Well, with his newfound wealth, Doc Thorne bankrupted himself and nearly bankrupted his family financing his searches to relocate the mysterious gold. He failed and moved to Lemitar, a little town outside Socorro, New Mexico, and established a small family medical practice. And it was there, in 1869, that he met Corydon Cooley.

lost dutchman's mine map
Brent Hatcher


I do not know much about Cooley. He was not a mine hunter. He was a mediator, a trader, a scout. He heard Doc Thorne’s story about the gold, believed him, and organized an expedition to find it. To gather searchers, he first went to Prescott to organize what he called the Prescott Detachment. He sent riders ahead to Phoenix and to Wickenburg to organize the Phoenix and Wickenburg Detachments. And when they assembled and rode out eastward, Corydon Cooley had gathered a small army. There is no roster, but some claim he had 267 men. One of the members of the Phoenix Detachment was an experienced, hardened, and failed prospector named Jacob Waltz, the Dutchman.

Like every trip to find the gold, Cooley’s expedition was unsuccessful. The searchers came back and disbanded to return to their homes. Only the Dutchman himself remained behind, and when the rest had departed from Fort McDowell, he headed back into the Superstitions alone. Now, this would be a very foolish thing to have done, because the Apaches controlled the territory and were notoriously violent to settlers. But perhaps the Dutchman believed that one man traveling quietly alone back there would be less apt to stir up the hostile Apaches. Or perhaps the Dutchman felt some sort of impending destiny, calling him back to the Superstitions.

He found nothing. He prospected eastward, to the present site of Globe, and was on his way back to the fort when he came upon an old trail that had seen recent use. He followed it into a camp. No one was there, but there was food on the back of the fire. So he ate and he waited.

He did not wait long. At around dusk, three Mexicans came into camp. They were poorly armed, with only a pair of muzzle-loading escopetas, or muskets. The Dutchman had a modern double-barreled, breech-loading shotgun, loaded with what they called blue hustler’s buckshot.

That night, they struck a deal. The Mexicans were afraid, but the Dutchman spoke to them in Spanish and reassured them, and they allowed him to stay with them. The Mexicans said they were working a valuable mine, and if the Dutchman would stay on to help them work the mine and help defend them from the Indians, he would be generously compensated.

The next morning, they took the Dutchman up to see the mine. That night, he lay awake in disbelief. He had just seen the richest gold imaginable, and it lay in the hands of three Mexicans who had no legal title to it. The Mexicans weren’t U.S. citizens. They couldn’t file a claim on the mine. And so the Dutchman also began to feel that after half a lifetime of toiling away for the benefit of so many others, that rightfully this treasure he’d stumbled upon should belong to him. And by any means possible.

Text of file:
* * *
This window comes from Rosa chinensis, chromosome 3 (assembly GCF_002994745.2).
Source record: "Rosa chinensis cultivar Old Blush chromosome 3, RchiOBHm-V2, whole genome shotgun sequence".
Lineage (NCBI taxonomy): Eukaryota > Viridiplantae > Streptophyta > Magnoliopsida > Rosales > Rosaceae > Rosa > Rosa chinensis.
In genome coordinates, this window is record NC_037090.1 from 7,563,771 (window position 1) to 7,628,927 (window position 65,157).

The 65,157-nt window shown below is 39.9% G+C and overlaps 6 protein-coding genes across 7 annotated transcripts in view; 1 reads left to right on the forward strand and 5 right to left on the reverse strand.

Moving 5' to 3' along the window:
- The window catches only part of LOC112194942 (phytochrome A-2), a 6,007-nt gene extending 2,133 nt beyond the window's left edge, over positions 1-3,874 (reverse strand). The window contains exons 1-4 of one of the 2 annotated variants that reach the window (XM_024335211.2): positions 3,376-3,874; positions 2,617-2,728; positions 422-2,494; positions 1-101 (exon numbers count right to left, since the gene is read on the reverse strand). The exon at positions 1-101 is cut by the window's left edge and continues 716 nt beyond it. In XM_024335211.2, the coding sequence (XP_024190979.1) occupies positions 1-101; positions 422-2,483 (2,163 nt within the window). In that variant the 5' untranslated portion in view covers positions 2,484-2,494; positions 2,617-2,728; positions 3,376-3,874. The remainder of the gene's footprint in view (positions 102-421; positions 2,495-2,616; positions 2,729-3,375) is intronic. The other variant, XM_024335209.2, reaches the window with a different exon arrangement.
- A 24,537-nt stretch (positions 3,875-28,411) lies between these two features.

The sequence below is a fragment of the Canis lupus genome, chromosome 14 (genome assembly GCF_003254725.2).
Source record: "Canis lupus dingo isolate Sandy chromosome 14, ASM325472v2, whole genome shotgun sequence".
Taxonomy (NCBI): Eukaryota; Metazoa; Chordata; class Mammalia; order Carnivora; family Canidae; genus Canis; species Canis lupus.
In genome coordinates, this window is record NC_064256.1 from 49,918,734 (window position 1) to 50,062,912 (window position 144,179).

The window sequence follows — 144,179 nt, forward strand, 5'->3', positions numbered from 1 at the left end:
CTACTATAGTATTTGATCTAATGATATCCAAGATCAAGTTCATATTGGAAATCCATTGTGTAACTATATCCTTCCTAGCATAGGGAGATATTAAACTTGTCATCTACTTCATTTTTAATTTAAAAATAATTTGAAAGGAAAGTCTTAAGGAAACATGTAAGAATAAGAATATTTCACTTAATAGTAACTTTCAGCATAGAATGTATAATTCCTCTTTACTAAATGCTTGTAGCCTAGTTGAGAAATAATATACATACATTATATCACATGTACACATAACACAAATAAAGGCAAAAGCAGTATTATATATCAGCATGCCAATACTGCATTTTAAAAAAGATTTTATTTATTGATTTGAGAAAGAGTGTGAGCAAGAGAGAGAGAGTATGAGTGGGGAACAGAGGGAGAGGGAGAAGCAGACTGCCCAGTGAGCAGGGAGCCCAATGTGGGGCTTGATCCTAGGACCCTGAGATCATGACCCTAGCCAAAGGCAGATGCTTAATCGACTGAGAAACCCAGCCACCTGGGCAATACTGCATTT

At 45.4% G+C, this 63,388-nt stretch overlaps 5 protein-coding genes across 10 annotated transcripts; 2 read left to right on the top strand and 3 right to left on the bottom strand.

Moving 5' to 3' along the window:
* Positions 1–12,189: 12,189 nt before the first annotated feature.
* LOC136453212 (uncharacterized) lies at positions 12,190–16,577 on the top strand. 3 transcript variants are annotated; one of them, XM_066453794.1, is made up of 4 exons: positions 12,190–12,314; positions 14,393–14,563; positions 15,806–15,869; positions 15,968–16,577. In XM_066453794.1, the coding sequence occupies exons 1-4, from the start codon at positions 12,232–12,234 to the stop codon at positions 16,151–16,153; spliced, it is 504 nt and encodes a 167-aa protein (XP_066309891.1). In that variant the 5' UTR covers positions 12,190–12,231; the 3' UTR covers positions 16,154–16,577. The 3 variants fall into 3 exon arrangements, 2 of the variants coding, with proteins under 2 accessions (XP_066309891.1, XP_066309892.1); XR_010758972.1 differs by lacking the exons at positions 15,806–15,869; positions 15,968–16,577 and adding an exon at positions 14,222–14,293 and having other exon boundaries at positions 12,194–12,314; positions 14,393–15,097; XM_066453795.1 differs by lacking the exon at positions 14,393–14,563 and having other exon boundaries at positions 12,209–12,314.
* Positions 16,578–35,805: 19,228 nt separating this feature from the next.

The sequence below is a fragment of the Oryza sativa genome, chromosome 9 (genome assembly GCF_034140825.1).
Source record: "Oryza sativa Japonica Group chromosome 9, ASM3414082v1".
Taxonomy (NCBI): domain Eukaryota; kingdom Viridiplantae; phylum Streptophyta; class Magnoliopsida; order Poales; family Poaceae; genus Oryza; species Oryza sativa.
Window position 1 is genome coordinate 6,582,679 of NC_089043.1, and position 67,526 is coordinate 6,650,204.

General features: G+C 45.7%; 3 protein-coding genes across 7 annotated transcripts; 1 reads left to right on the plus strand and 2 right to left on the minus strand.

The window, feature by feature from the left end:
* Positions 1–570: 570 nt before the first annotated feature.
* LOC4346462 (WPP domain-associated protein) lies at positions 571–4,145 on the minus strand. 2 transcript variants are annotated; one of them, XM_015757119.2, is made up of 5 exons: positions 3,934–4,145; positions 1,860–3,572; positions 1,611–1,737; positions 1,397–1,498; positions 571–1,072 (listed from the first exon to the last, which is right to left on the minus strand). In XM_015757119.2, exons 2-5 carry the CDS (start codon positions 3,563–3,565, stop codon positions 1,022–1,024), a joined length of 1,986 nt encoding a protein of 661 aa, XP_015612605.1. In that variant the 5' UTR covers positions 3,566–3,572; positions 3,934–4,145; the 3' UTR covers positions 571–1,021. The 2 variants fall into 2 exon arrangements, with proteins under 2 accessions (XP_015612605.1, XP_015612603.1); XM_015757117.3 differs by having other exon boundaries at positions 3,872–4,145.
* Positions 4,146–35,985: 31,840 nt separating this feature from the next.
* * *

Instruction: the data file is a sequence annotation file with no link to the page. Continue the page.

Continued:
They were running low on supplies. The Mexicans decided to head back to Fort McDowell to stock up on grub. Before they left, one of them went up to the mine to put the tools away and put some brush in front of the entrance on the bare chance that somebody might come stumbling through the area. After this man left, the Dutchman seized his opportunity. He shoved the muzzle of his shotgun into his bedroll to muffle the sound and shot one of the remaining Mexicans in the back. The other Mexican probably whirled around in wide-eyed astonishment, and took the second charge of buckshot in the chest. As the story goes, both dropped to the ground without a whimper. The Dutchman calmly reloaded the shotgun, concealed himself alongside the trail, and waited.

Soon, the third Mexican returned. The Dutchman allowed him to pass and then stepped out and shot him in the back, too. He dumped their bodies in a deep ravine in the mountains, burned their outfit, and struck out for Fort McDowell on foot. In one day, this poor immigrant miner had become the sole owner of what he believed to be the richest mine in the world, but his dream was about to become a nightmare.


He kept it all to himself. Jacob Waltz’s protection was not more people and more guns. He could have filed a legal claim on the gold mine, but once the news got out, he would have been dead, and quicker than to make your head turn. So he kept it a secret for years, trekking back to his mine whenever he needed money for living expenses. He lived on a tiny farm on the Salt River outside of Phoenix, raised chickens and lived in his adobe home. He often spoke German and was tremendously private about his personal affairs.

And then the rains came. Half of Phoenix washed away in the flood of 1891, and with it went Waltz’s homestead and adobe. Now, I can’t prove any of this, of course, but the story goes that during the madness of the flood, the old man was stranded in a cottonwood tree and spent two days and two nights up there in the branches. He was saved by a young boy in town named Rhinehart Petrasch. He went to get the sheriff, who sent a boat to the rescue.

The Dutchman had lost everything and had nowhere to go. For shelter, the police directed him to the home of Julia Thomas, a local businesswoman, where the young boy Petrasch had been staying.